Human Rights Theory, 4: Democracy Limited: The Human Right to Religious and Moral Freedom
24 Pages Posted: 29 May 2015
Date Written: May 27, 2015
This is the fourth in a series of papers I began posting in late April 2015. Each paper addresses an issue, or a set of related issues, in Human Rights Theory. The overarching subject of the first two papers: the morality of human rights. For the first two papers, see “Human Rights Theory, 1: What Are ‘Human Rights’? Against the ‘Orthodox’ View” (2015), http://ssrn.com/abstract=2597403; “Human Rights Theory, 2: What Reason Do We Have, if Any, to Take Human Rights Seriously? Beyond ‘Human Dignity’” (2015), http://ssrn.com/abstract=2597404. In the third and fourth papers, I pursue the implications of the morality of human rights for democracy.
As I explain in the third paper, a commitment to the morality of human rights not only supports but requires a commitment to democracy — “democracy” in the broad modern understanding of the term. See “Human Rights Theory, 3: The Three Pillars of Democracy: The Human Rights to Democratic Governance, Intellectual Freedom, and Moral Equality” (2015), http://ssrn.com/abstract=2610941.
However, a commitment to the morality of human rights also requires, as I explain in this paper, a commitment to certain limitations on democracy — certain limitations on what democratic government may do to, and certain limitations on what democratic government may refrain from doing for, the human beings over whom it exercises power. What limitations? The least contentious answer: Any limitation that is (a) a compelling specification of the “act towards all human beings in a spirit of brotherhood” imperative and (b) evidenced as such by the fact that the limitation is recognized by the vast majority of the countries of the world as a human right. (The “in a spirit of brotherhood” imperative, as I explain in “Human Rights Theory, 2,” is the normative ground of human rights: Each of the human rights articulated in the Universal Declaration of Human Rights (UDHR) and/or in one or more of the several international human rights treaties that have followed in the UDHR’s wake is a specification of what the imperative, in conjunction with all other relevant considerations, is thought to forbid or to require.)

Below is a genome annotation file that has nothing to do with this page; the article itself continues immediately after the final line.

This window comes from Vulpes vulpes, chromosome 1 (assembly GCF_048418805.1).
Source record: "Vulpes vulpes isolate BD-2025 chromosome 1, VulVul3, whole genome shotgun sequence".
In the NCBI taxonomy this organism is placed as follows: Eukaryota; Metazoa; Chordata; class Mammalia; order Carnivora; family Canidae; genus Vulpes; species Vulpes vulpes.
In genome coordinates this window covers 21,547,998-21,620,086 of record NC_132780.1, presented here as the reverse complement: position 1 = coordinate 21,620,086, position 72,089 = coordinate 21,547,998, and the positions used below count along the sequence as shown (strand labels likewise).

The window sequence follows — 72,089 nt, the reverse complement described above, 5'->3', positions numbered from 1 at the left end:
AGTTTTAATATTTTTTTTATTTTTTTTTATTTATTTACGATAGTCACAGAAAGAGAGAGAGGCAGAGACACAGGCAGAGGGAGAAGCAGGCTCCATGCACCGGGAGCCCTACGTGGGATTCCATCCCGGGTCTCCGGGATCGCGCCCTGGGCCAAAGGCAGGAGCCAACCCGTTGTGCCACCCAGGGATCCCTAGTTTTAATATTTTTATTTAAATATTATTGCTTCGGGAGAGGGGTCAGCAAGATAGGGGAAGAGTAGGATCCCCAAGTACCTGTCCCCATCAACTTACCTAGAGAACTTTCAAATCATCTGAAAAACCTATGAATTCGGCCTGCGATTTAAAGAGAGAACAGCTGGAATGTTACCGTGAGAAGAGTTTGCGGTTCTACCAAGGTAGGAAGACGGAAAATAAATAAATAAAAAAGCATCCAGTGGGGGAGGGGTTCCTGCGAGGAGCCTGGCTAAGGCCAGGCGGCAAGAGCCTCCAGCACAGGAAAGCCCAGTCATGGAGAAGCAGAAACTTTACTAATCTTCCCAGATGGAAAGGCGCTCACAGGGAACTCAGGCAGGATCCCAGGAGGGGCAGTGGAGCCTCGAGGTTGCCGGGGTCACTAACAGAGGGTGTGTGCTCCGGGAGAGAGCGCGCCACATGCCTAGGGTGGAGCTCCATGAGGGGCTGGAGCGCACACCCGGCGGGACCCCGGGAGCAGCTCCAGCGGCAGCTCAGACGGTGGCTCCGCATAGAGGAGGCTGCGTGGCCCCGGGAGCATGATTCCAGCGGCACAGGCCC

There are many limitations on democracy that fit the profile articulated in the preceding paragraph. I discuss one such limitation — a profoundly important one — in this paper: the human right to religious and moral freedom.
Like the right to religious and moral freedom, each of the three rights discussed in the companion to this paper, “Human Rights Theory, 3” — namely, the rights to democratic governance, intellectual freedom, and moral equality — is a limitation on government that fits this profile: a compelling specification of the “in a spirit of brotherhood” imperative and evidenced as such by the fact that the limitation is recognized by the vast majority of the countries of the world as a human right. But unlike the right to religious and moral freedom, the three rights discussed in the companion paper — the three “pillars of democracy” — are better understood not as limitations on democracy but as constitutive of democracy; they are better understood, that is, as rights the respect and protection of which by a government is constitutive of that government’s being truly democratic.
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